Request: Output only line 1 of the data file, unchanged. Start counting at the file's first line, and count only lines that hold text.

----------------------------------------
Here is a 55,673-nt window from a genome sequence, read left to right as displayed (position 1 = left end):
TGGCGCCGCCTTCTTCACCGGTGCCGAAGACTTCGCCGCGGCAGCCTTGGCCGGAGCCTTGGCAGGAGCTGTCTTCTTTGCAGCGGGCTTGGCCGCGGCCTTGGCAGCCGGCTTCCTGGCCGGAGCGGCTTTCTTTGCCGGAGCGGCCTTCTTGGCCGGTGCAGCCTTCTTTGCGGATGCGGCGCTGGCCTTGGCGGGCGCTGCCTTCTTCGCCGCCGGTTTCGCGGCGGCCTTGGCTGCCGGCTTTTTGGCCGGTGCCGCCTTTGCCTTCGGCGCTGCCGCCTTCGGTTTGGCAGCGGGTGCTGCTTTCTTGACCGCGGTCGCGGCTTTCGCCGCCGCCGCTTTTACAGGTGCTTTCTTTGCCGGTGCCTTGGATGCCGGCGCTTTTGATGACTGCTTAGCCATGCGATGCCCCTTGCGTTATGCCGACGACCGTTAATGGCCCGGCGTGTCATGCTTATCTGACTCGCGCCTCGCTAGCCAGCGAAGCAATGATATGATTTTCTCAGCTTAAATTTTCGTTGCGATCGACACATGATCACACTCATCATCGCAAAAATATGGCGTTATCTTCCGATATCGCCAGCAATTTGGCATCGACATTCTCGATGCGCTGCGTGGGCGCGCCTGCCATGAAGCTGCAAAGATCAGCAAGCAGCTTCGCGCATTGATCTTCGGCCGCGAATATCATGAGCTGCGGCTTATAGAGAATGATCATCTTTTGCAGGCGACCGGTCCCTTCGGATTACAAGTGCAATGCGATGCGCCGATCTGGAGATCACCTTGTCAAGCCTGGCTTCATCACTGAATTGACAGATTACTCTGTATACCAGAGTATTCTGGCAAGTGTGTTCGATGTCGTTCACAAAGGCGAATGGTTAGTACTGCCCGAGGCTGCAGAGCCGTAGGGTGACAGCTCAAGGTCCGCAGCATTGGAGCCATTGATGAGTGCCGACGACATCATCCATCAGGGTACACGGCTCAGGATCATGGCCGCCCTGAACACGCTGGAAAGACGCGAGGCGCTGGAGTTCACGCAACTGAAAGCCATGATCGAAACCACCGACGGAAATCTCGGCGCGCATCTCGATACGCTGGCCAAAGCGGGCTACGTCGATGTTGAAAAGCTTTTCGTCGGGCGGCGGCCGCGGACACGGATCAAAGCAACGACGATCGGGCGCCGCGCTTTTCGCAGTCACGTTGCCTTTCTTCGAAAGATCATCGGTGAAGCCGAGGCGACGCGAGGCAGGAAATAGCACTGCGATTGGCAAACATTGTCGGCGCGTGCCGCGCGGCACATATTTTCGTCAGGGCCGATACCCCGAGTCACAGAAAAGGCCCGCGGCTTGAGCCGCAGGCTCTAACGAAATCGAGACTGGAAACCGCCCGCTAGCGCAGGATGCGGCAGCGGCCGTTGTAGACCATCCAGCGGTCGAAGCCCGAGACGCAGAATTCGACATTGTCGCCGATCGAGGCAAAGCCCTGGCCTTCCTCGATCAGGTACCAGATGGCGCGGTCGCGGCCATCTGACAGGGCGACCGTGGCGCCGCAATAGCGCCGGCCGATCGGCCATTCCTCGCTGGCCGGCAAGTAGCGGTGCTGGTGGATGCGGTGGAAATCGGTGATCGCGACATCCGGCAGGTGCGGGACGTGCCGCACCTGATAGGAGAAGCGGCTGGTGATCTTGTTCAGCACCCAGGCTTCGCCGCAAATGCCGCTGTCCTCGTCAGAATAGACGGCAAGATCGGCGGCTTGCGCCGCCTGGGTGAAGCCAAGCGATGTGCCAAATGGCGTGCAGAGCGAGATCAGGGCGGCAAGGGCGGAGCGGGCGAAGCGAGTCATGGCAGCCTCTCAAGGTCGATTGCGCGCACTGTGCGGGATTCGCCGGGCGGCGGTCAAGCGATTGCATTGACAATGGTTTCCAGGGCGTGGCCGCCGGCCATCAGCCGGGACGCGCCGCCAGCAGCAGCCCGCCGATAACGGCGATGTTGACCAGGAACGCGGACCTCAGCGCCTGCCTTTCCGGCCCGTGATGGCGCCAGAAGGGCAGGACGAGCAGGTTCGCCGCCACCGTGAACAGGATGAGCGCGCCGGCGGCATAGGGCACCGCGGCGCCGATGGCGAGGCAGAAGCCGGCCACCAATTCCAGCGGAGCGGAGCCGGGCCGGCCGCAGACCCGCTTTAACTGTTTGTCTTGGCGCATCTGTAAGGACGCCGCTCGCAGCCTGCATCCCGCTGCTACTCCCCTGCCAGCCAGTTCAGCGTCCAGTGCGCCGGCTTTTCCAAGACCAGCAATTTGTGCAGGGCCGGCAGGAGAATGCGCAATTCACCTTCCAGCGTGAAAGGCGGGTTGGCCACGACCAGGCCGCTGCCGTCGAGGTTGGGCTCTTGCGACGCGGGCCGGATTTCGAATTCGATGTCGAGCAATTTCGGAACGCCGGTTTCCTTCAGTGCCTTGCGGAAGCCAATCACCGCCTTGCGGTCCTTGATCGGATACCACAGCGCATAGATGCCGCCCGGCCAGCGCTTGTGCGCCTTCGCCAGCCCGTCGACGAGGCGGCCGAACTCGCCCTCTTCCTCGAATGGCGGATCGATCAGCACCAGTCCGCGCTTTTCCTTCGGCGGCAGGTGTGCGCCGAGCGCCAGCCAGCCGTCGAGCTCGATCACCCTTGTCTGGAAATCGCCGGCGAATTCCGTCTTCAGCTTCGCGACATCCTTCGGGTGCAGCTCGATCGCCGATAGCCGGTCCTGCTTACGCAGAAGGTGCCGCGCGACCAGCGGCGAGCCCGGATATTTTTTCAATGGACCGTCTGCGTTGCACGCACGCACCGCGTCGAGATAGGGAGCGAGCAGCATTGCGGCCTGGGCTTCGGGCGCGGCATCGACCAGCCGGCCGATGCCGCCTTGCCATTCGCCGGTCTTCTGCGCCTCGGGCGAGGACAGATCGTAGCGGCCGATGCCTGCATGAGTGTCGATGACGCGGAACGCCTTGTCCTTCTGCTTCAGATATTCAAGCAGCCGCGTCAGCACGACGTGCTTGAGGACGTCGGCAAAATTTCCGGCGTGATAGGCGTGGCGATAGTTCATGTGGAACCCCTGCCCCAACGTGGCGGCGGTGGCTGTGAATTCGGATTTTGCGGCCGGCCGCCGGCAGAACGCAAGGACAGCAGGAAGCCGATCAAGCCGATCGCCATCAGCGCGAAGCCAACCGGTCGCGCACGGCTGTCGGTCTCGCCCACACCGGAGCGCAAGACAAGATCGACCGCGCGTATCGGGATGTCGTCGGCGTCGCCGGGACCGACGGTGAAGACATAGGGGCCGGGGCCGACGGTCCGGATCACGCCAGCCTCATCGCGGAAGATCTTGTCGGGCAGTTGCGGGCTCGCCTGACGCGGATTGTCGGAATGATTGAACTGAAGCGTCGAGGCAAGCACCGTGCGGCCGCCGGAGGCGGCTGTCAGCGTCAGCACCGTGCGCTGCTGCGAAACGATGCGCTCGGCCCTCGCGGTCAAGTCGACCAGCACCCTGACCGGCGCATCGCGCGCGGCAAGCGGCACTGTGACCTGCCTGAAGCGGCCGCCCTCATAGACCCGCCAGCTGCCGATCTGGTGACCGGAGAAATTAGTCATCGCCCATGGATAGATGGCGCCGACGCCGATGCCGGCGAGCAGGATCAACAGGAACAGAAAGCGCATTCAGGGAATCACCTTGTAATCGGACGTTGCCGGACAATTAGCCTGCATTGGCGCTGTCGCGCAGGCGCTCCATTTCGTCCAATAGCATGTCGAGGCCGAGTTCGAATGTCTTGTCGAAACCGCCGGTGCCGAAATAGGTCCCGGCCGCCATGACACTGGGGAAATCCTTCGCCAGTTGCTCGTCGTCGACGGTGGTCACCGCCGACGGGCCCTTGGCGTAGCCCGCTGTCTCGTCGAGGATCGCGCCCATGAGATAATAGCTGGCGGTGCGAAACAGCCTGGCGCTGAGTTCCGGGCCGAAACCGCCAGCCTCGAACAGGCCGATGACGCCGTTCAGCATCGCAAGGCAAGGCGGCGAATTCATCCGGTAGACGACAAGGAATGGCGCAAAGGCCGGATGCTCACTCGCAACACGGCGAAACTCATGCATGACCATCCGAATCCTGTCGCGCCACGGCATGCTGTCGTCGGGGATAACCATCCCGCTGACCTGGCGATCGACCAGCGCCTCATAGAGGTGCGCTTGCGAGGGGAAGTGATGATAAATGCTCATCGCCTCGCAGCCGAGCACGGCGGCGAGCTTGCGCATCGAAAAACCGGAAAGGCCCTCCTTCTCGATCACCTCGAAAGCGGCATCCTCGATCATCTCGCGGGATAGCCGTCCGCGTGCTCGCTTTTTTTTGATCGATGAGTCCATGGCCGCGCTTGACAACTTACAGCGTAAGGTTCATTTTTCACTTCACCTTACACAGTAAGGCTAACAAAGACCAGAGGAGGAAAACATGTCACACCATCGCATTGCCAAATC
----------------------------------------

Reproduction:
Here is a 55,673-nt window from a genome sequence, read left to right as displayed (position 1 = left end):